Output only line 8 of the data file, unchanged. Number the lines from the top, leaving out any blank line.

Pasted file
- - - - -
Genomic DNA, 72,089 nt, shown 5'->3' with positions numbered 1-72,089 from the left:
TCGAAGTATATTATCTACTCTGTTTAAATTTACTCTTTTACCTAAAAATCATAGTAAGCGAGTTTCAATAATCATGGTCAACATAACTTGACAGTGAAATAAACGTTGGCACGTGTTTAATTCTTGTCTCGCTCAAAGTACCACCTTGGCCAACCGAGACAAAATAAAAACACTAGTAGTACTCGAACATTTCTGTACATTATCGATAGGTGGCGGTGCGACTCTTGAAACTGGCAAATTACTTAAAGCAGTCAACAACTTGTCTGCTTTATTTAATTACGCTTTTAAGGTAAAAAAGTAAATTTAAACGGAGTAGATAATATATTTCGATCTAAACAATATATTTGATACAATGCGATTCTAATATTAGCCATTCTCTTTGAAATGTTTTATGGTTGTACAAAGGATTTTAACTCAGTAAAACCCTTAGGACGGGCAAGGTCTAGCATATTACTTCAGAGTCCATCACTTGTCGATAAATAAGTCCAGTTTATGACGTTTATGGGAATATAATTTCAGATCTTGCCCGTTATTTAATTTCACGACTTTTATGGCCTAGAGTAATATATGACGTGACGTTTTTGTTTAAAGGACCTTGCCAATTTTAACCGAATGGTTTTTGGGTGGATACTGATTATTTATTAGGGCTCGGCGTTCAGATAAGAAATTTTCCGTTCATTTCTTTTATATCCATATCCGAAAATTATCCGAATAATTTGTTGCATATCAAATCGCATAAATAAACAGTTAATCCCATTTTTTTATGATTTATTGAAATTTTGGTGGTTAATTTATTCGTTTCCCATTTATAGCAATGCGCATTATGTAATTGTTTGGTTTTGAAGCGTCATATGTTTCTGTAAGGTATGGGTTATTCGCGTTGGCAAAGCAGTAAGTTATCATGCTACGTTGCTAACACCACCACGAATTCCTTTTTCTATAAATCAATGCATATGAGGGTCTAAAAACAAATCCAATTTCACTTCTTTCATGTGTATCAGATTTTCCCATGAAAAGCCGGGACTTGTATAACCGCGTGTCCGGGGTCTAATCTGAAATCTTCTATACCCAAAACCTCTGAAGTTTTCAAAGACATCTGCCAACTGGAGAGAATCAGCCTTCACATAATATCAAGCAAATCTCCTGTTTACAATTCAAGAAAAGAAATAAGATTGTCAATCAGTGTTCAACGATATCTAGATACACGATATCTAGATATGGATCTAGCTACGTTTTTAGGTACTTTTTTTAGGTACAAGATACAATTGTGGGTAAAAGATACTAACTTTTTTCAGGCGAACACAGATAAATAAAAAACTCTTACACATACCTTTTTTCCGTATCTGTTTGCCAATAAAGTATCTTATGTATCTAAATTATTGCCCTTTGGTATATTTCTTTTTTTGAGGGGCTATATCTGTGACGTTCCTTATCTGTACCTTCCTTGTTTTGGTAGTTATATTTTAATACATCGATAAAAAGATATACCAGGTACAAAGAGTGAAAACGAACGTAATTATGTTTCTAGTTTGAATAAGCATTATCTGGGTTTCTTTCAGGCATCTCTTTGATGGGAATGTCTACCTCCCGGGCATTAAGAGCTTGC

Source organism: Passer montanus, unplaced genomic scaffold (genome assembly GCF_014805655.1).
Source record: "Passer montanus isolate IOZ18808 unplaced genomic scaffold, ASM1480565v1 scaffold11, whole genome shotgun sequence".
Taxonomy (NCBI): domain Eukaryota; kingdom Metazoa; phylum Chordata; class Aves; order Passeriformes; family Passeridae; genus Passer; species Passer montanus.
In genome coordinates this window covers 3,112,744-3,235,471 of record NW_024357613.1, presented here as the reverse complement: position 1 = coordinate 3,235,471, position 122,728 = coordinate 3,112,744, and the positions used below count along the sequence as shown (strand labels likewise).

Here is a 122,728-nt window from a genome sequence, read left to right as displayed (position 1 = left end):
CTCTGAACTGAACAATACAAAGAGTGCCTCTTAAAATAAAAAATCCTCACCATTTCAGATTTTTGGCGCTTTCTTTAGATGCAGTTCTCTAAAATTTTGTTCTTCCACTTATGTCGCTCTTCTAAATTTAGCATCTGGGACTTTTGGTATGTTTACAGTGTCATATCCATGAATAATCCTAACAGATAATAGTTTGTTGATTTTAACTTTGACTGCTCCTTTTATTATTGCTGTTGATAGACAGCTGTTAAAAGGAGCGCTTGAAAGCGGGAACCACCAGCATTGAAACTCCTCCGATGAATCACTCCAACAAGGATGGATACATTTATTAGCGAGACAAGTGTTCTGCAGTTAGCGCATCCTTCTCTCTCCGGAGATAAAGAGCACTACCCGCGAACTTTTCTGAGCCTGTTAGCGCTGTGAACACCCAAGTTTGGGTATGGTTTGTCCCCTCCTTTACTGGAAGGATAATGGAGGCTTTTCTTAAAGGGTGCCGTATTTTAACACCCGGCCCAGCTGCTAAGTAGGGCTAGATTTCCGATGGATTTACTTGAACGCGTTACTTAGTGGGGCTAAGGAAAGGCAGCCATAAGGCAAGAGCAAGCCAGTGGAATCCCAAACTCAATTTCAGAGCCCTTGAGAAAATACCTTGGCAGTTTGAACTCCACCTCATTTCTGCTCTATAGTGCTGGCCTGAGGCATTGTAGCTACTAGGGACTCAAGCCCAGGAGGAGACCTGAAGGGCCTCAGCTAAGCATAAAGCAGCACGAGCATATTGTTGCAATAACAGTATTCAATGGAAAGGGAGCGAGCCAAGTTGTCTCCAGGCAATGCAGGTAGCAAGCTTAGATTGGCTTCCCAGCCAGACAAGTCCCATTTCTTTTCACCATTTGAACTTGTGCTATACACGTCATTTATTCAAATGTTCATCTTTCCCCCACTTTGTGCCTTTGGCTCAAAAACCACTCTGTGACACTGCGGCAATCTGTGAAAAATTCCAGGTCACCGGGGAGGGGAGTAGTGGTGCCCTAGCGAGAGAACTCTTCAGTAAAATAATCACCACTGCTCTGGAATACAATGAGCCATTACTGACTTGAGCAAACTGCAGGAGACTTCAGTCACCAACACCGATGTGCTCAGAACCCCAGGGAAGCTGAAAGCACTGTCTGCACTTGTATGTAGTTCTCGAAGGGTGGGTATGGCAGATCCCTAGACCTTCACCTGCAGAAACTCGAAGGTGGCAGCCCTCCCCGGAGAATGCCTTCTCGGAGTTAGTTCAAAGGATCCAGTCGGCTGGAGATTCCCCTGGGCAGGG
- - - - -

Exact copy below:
CTCTGAACTGAACAATACAAAGAGTGCCTCTTAAAATAAAAAATCCTCACCATTTCAGATTTTTGGCGCTTTCTTTAGATGCAGTTCTCTAAAATTTTGTTCTTCCACTTATGTCGCTCTTCTAAATTTAGCATCTGGGACTTTTGGTATGTTTACAGTGTCATATCCATGAATAATCCTAACAGATAATAGTTTGTTGATTTTAACTTTGACTGCTCCTTTTATTATTGCTGTTGATAGACAGCTGTTAAAAGGAGCGCTTGAAAGCGGGAACCACCAGCATTGAAACTCCTCCGATGAATCACTCCAACAAGGATGGATACATTTATTAGCGAGACAAGTGTTCTGCAGTTAGCGCATCCTTCTCTCTCCGGAGATAAAGAGCACTACCCGCGAACTTTTCTGAGCCTGTTAGCGCTGTGAACACCCAAGTTTGGGTATGGTTTGTCCCCTCCTTTACTGGAAGGATAATGGAGGCTTTTCTTAAAGGGTGCCGTATTTTAACACCCGGCCCAGCTGCTAAGTAGGGCTAGATTTCCGATGGATTTACTTGAACGCGTTACTTAGTGGGGCTAAGGAAAGGCAGCCATAAGGCAAGAGCAAGCCAGTGGAATCCCAAACTCAATTTCAGAGCCCTTGAGAAAATACCTTGGCAGTTTGAACTCCACCTCATTTCTGCTCTATAGTGCTGGCCTGAGGCATTGTAGCTACTAGGGACTCAAGCCCAGGAGGAGACCTGAAGGGCCTCAGCTAAGCATAAAGCAGCACGAGCATATTGTTGCAATAACAGTATTCAATGGAAAGGGAGCGAGCCAAGTTGTCTCCAGGCAATGCAGGTAGCAAGCTTAGATTGGCTTCCCAGCCAGACAAGTCCCATTTCTTTTCACCATTTGAACTTGTGCTATACACGTCATTTATTCAAATGTTCATCTTTCCCCCACTTTGTGCCTTTGGCTCAAAAACCACTCTGTGACACTGCGGCAATCTGTGAAAAATTCCAGGTCACCGGGGAGGGGAGTAGTGGTGCCCTAGCGAGAGAACTCTTCAGTAAAATAATCACCACTGCTCTGGAATACAATGAGCCATTACTGACTTGAGCAAACTGCAGGAGACTTCAGTCACCAACACCGATGTGCTCAGAACCCCAGGGAAGCTGAAAGCACTGTCTGCACTTGTATGTAGTTCTCGAAGGGTGGGTATGGCAGATCCCTAGACCTTCACCTGCAGAAACTCGAAGGTGGCAGCCCTCCCCGGAGAATGCCTTCTCGGAGTTAGTTCAAAGGATCCAGTCGGCTGGAGATTCCCCTGGGCAGGG